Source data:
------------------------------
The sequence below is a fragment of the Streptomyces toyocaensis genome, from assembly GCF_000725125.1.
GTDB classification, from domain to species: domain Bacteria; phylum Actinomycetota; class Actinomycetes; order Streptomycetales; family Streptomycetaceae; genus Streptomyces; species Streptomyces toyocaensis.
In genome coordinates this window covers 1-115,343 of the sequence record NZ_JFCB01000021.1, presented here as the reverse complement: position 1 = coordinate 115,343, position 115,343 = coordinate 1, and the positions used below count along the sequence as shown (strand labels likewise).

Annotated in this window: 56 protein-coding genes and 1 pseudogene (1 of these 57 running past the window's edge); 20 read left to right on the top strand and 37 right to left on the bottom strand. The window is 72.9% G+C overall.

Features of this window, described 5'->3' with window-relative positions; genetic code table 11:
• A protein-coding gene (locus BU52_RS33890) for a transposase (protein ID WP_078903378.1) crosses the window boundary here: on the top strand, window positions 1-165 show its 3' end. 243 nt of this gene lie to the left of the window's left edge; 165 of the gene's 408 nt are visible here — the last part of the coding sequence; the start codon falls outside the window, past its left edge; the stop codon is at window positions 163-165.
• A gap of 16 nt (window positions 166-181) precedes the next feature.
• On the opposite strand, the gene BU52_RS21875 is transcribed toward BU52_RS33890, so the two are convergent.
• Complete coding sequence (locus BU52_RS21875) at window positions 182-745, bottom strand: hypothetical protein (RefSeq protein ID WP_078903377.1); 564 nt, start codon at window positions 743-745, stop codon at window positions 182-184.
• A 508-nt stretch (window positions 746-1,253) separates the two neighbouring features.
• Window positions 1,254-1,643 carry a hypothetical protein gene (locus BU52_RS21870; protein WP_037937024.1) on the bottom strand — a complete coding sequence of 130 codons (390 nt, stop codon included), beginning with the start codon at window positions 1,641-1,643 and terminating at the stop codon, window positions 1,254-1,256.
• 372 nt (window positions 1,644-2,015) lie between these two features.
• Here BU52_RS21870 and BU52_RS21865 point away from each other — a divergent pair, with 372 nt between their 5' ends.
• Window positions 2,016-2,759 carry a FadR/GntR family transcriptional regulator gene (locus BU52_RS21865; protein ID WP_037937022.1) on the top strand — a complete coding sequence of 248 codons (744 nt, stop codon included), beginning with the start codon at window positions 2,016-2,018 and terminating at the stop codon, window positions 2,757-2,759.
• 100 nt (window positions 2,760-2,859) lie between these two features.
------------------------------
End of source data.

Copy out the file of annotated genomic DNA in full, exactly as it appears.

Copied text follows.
The sequence below is a fragment of the Streptomyces toyocaensis genome, from assembly GCF_000725125.1.
GTDB classification, from domain to species: domain Bacteria; phylum Actinomycetota; class Actinomycetes; order Streptomycetales; family Streptomycetaceae; genus Streptomyces; species Streptomyces toyocaensis.
In genome coordinates this window covers 1-115,343 of the sequence record NZ_JFCB01000021.1, presented here as the reverse complement: position 1 = coordinate 115,343, position 115,343 = coordinate 1, and the positions used below count along the sequence as shown (strand labels likewise).

Annotated in this window: 56 protein-coding genes and 1 pseudogene (1 of these 57 running past the window's edge); 20 read left to right on the top strand and 37 right to left on the bottom strand. The window is 72.9% G+C overall.

Features of this window, described 5'->3' with window-relative positions; genetic code table 11:
• A protein-coding gene (locus BU52_RS33890) for a transposase (protein ID WP_078903378.1) crosses the window boundary here: on the top strand, window positions 1-165 show its 3' end. 243 nt of this gene lie to the left of the window's left edge; 165 of the gene's 408 nt are visible here — the last part of the coding sequence; the start codon falls outside the window, past its left edge; the stop codon is at window positions 163-165.
• A gap of 16 nt (window positions 166-181) precedes the next feature.
• On the opposite strand, the gene BU52_RS21875 is transcribed toward BU52_RS33890, so the two are convergent.
• Complete coding sequence (locus BU52_RS21875) at window positions 182-745, bottom strand: hypothetical protein (RefSeq protein ID WP_078903377.1); 564 nt, start codon at window positions 743-745, stop codon at window positions 182-184.
• A 508-nt stretch (window positions 746-1,253) separates the two neighbouring features.
• Window positions 1,254-1,643 carry a hypothetical protein gene (locus BU52_RS21870; protein WP_037937024.1) on the bottom strand — a complete coding sequence of 130 codons (390 nt, stop codon included), beginning with the start codon at window positions 1,641-1,643 and terminating at the stop codon, window positions 1,254-1,256.
• 372 nt (window positions 1,644-2,015) lie between these two features.
• Here BU52_RS21870 and BU52_RS21865 point away from each other — a divergent pair, with 372 nt between their 5' ends.
• Window positions 2,016-2,759 carry a FadR/GntR family transcriptional regulator gene (locus BU52_RS21865; protein ID WP_037937022.1) on the top strand — a complete coding sequence of 248 codons (744 nt, stop codon included), beginning with the start codon at window positions 2,016-2,018 and terminating at the stop codon, window positions 2,757-2,759.
• 100 nt (window positions 2,760-2,859) lie between these two features.